I agree that this was a good write up an d I look forward to the article on the 45 GAP. The 10mm has a great deal to offer if you're willing to learn to reload. Factory ammo is standardized at 1050 fps for a 200 grain bullet. The original Norma load for the 10mm was a 200 grain bullet at 1200 fps.

    Lesser bullet weights are proportionately "downloaded" with the only exceptions being the Grizzly Ammunition company's 180 grain JHP @ 1300 fps and the Winchester Silvertip 175 grain Jhp @ 1250.

    Lighter bullet weights will develop more velocity but velocity is only one component of ballistics. Everyone understands velocity because all you need to know about it is that a higher number is "Better" than a lower number. Reloading also gives you the ability to create reduced loads for teaching family members how to shoot.
      Overkill338 likes this.
    1. Overkill338
      The 45 GAP article should go live today or in the morning. Whenever Austin has time to post them.
  8. Grovenator
    It's on the radar for me.
      ironrides and Overkill338 like this.
  9. SmokelessPowder
    10mm components are ready available except for cheap brass. I'm sure it would be much more popular if you could get once fired brass cheap.
      Overkill338 likes this.
    1. View previous replies...
    2. Borg Warner
      Just today I found a source for once-fired 10mm brass for about half the price of new brass. 10mm Auto :$15.00 per 100 $75.00 per 500 Mixed Head-Stamps May contain both brass and nickel finish.

      Here's the link:
      Diamond K brass:

      10mm Auto :$15.00 per 100 $75.00 per 500
    3. Borg Warner
      Borg Warner

      Just today I found a source for once-fired 10mm brass for about half the price of new brass. 10mm Auto :$15.00 per 100 $75.00 per 500 Mixed Head-Stamps May contain both brass and nickel finish.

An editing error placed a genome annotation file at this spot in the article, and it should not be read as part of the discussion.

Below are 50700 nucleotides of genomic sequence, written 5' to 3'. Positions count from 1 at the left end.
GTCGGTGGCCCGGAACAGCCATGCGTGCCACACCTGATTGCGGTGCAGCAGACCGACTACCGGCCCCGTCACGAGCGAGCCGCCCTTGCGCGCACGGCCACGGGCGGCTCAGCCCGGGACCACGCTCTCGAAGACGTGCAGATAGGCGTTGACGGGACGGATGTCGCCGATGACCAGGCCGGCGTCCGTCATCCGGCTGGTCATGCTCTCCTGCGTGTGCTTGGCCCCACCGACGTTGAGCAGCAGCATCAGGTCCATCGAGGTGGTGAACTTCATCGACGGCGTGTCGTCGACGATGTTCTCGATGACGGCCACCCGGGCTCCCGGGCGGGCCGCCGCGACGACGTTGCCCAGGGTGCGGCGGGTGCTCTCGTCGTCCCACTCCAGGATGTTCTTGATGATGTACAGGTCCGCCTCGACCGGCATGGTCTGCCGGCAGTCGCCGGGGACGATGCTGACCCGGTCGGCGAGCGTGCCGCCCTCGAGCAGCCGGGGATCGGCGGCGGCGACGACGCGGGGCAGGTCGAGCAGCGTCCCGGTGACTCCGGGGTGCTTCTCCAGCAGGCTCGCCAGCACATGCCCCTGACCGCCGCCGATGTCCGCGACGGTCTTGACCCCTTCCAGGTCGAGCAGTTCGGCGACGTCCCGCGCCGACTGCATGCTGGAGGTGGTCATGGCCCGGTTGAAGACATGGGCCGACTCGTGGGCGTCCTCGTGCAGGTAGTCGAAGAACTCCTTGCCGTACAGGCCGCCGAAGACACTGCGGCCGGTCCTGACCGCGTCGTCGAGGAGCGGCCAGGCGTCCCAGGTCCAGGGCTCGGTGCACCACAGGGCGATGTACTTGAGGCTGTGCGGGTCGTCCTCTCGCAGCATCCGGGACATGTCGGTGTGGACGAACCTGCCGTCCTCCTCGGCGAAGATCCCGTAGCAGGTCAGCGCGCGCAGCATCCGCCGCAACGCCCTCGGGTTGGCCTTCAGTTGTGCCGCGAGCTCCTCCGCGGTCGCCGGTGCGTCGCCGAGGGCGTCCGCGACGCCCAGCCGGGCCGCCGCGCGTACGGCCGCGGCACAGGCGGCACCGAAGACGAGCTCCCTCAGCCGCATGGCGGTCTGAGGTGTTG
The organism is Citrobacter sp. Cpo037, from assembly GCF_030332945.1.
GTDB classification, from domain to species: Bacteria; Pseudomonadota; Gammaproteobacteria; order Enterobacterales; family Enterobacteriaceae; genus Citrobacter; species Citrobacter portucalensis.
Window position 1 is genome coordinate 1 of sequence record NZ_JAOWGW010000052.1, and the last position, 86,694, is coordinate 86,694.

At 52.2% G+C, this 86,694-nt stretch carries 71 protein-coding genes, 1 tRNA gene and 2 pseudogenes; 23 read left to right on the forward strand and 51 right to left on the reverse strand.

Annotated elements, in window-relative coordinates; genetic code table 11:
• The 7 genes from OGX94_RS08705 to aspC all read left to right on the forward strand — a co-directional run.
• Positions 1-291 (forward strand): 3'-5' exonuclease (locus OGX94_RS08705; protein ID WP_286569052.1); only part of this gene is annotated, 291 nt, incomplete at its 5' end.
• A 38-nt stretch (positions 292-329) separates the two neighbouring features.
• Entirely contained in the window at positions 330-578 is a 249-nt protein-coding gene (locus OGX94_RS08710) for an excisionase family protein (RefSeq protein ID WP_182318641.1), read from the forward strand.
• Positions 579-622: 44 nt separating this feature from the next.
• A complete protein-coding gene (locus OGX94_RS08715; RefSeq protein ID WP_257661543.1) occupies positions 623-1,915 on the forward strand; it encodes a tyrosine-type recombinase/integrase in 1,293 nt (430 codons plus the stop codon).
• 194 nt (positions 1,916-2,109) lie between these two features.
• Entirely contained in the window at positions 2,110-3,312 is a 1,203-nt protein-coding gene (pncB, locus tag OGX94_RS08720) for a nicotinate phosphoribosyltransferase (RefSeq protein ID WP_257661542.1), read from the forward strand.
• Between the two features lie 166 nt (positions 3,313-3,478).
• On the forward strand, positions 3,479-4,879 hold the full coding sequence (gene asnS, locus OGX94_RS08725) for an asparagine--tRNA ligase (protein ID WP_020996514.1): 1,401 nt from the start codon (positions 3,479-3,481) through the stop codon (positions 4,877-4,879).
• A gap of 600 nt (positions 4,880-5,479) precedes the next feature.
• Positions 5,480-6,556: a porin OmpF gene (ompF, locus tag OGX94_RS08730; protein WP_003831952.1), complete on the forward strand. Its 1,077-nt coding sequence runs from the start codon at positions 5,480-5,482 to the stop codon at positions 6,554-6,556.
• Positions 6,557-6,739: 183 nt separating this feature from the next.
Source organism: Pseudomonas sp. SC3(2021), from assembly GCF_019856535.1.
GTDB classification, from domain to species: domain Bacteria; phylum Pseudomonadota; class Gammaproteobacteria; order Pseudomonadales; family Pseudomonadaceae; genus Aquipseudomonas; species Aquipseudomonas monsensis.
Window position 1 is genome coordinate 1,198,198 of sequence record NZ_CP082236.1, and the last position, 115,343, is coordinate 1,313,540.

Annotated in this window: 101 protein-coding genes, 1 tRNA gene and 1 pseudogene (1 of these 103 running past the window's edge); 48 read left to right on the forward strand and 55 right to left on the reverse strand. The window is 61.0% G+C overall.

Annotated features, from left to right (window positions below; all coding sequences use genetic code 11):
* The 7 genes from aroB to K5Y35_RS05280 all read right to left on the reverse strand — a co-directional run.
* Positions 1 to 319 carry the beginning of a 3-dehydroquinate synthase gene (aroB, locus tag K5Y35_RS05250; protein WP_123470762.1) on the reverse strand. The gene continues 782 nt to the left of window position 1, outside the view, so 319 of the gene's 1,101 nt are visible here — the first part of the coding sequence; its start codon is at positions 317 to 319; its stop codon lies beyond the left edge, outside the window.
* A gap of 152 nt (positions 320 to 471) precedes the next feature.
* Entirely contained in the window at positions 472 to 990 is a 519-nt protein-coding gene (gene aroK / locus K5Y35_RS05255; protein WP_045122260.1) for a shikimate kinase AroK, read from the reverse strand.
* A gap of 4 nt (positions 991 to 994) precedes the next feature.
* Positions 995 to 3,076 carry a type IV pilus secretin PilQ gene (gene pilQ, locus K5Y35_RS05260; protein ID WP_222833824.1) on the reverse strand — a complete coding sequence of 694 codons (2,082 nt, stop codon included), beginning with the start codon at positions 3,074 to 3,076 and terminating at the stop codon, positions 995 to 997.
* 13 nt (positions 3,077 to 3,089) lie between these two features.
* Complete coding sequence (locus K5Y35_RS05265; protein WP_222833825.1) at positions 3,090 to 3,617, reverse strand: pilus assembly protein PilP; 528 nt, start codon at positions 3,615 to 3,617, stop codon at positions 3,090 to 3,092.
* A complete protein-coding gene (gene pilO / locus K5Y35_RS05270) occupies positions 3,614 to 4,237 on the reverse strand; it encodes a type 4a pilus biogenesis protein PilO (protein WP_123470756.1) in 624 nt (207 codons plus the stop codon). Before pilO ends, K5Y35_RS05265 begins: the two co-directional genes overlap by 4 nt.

Here's the link:
      Diamond K brass:

      10mm Auto :$15.00 per 100 $75.00 per 500
    4. SmokelessPowder
      15 cents a piece isn't cheap. Once fired 9, 40 and even 45 brass costs way less. A used piece of brass shouldn't cost much more than a primer (at least at current primer prices). I've got about 800 10mm cases but I doubt I'll ever get more.
  10. Borg Warner
    Good article. I've been interested in the development of the 10mm since the cartridge was developed, but even more so since I acquired a couple of Glock 20's, a 20C and a 20SF. The Original Norma load for the 10mm Auto produced 1200 FPS with a 200 grain bullet operating at 37,000. But currently most commercial loads for the 10mm list their 200 grain loads at 1050 which seems to be the current industry standard. This is the velocity listed for CCI Blazer (FMJ), Hornady (XTPHP), and PMC (FMJ)

    I suspect that the CCI, PMC, and Hornady ammo is loaded to a lower Maximum pressure than the 37,000 PSI limit of the Norma ammo. I have written to Hornady, CCI, PMC and Hornady asking what Pressure level their ammo was loaded to, and all they would say was that the maximum pressure level for the 10mm auto was 37,000 PSI.

    Buffalo Bore makes a 200 grain load that develops 1200 fps, Double Tap 1275, and Underwood, 1250. My guess is that these specialty ammo companies develop these laods uiasn pressure testing equipment an load their ammo right to the very edge of the pressure limits while CCI, PMC, and Hornady probably stay right at about 35,000.

    While I don't think it would be a good idea for a reloader to try to duplicate the Double tap velocities without pressure testing equipment I know that it's possible to improve over standard factory ballistics using data from Loadbooks USA which has data from all major reloading manuals in one book for one or two calibers only and they publish a book for both the 10mm and 40 S&W. A friend of mine was able to get some impressive velocities using 180 grain XTP's and AA-7 powder using a load that he found in the loadbooks USA manual.

    It's possible to get even more impressive velocities using lighter bullets, but that's really just a trade-off sacrificing mass and sectional density for extra velocity. I think the optimum weight for the 40 caliber is right at 165 grains according to FBI research.
      Overkill338 likes this.